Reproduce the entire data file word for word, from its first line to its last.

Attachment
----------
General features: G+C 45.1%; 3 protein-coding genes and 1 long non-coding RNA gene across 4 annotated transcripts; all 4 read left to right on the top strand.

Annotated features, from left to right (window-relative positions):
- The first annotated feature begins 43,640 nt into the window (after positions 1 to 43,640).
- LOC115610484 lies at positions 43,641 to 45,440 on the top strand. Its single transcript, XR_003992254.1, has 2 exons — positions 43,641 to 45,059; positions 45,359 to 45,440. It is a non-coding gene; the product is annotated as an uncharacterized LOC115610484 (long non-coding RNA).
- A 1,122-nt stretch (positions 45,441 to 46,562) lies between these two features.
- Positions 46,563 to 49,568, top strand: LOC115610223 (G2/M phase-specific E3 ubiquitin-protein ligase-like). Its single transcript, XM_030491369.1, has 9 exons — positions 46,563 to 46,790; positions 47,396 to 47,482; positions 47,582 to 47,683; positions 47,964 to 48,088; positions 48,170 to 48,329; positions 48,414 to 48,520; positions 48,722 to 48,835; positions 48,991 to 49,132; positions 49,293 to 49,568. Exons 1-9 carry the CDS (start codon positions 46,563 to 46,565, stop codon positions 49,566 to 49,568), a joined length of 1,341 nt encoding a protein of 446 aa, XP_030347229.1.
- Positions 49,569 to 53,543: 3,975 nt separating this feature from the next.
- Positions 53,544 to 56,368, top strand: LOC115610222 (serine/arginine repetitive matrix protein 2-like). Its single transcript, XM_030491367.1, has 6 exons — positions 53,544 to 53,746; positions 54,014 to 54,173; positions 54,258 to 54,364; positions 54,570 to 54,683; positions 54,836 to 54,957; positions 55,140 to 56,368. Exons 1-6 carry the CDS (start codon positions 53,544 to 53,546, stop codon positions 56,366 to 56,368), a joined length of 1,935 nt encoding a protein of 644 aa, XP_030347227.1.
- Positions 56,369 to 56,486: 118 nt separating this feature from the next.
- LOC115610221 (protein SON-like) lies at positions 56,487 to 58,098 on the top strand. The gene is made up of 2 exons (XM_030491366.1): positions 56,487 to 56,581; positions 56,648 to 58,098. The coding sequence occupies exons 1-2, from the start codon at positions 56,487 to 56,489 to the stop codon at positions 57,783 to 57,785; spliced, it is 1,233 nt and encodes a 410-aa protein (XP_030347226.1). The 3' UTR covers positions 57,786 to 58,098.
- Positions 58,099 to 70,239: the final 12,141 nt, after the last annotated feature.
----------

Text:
General features: G+C 45.1%; 3 protein-coding genes and 1 long non-coding RNA gene across 4 annotated transcripts; all 4 read left to right on the top strand.

Annotated features, from left to right (window-relative positions):
- The first annotated feature begins 43,640 nt into the window (after positions 1 to 43,640).
- LOC115610484 lies at positions 43,641 to 45,440 on the top strand. Its single transcript, XR_003992254.1, has 2 exons — positions 43,641 to 45,059; positions 45,359 to 45,440. It is a non-coding gene; the product is annotated as an uncharacterized LOC115610484 (long non-coding RNA).
- A 1,122-nt stretch (positions 45,441 to 46,562) lies between these two features.
- Positions 46,563 to 49,568, top strand: LOC115610223 (G2/M phase-specific E3 ubiquitin-protein ligase-like). Its single transcript, XM_030491369.1, has 9 exons — positions 46,563 to 46,790; positions 47,396 to 47,482; positions 47,582 to 47,683; positions 47,964 to 48,088; positions 48,170 to 48,329; positions 48,414 to 48,520; positions 48,722 to 48,835; positions 48,991 to 49,132; positions 49,293 to 49,568. Exons 1-9 carry the CDS (start codon positions 46,563 to 46,565, stop codon positions 49,566 to 49,568), a joined length of 1,341 nt encoding a protein of 446 aa, XP_030347229.1.
- Positions 49,569 to 53,543: 3,975 nt separating this feature from the next.
- Positions 53,544 to 56,368, top strand: LOC115610222 (serine/arginine repetitive matrix protein 2-like). Its single transcript, XM_030491367.1, has 6 exons — positions 53,544 to 53,746; positions 54,014 to 54,173; positions 54,258 to 54,364; positions 54,570 to 54,683; positions 54,836 to 54,957; positions 55,140 to 56,368. Exons 1-6 carry the CDS (start codon positions 53,544 to 53,546, stop codon positions 56,366 to 56,368), a joined length of 1,935 nt encoding a protein of 644 aa, XP_030347227.1.
- Positions 56,369 to 56,486: 118 nt separating this feature from the next.
- LOC115610221 (protein SON-like) lies at positions 56,487 to 58,098 on the top strand. The gene is made up of 2 exons (XM_030491366.1): positions 56,487 to 56,581; positions 56,648 to 58,098. The coding sequence occupies exons 1-2, from the start codon at positions 56,487 to 56,489 to the stop codon at positions 57,783 to 57,785; spliced, it is 1,233 nt and encodes a 410-aa protein (XP_030347226.1). The 3' UTR covers positions 57,786 to 58,098.
- Positions 58,099 to 70,239: the final 12,141 nt, after the last annotated feature.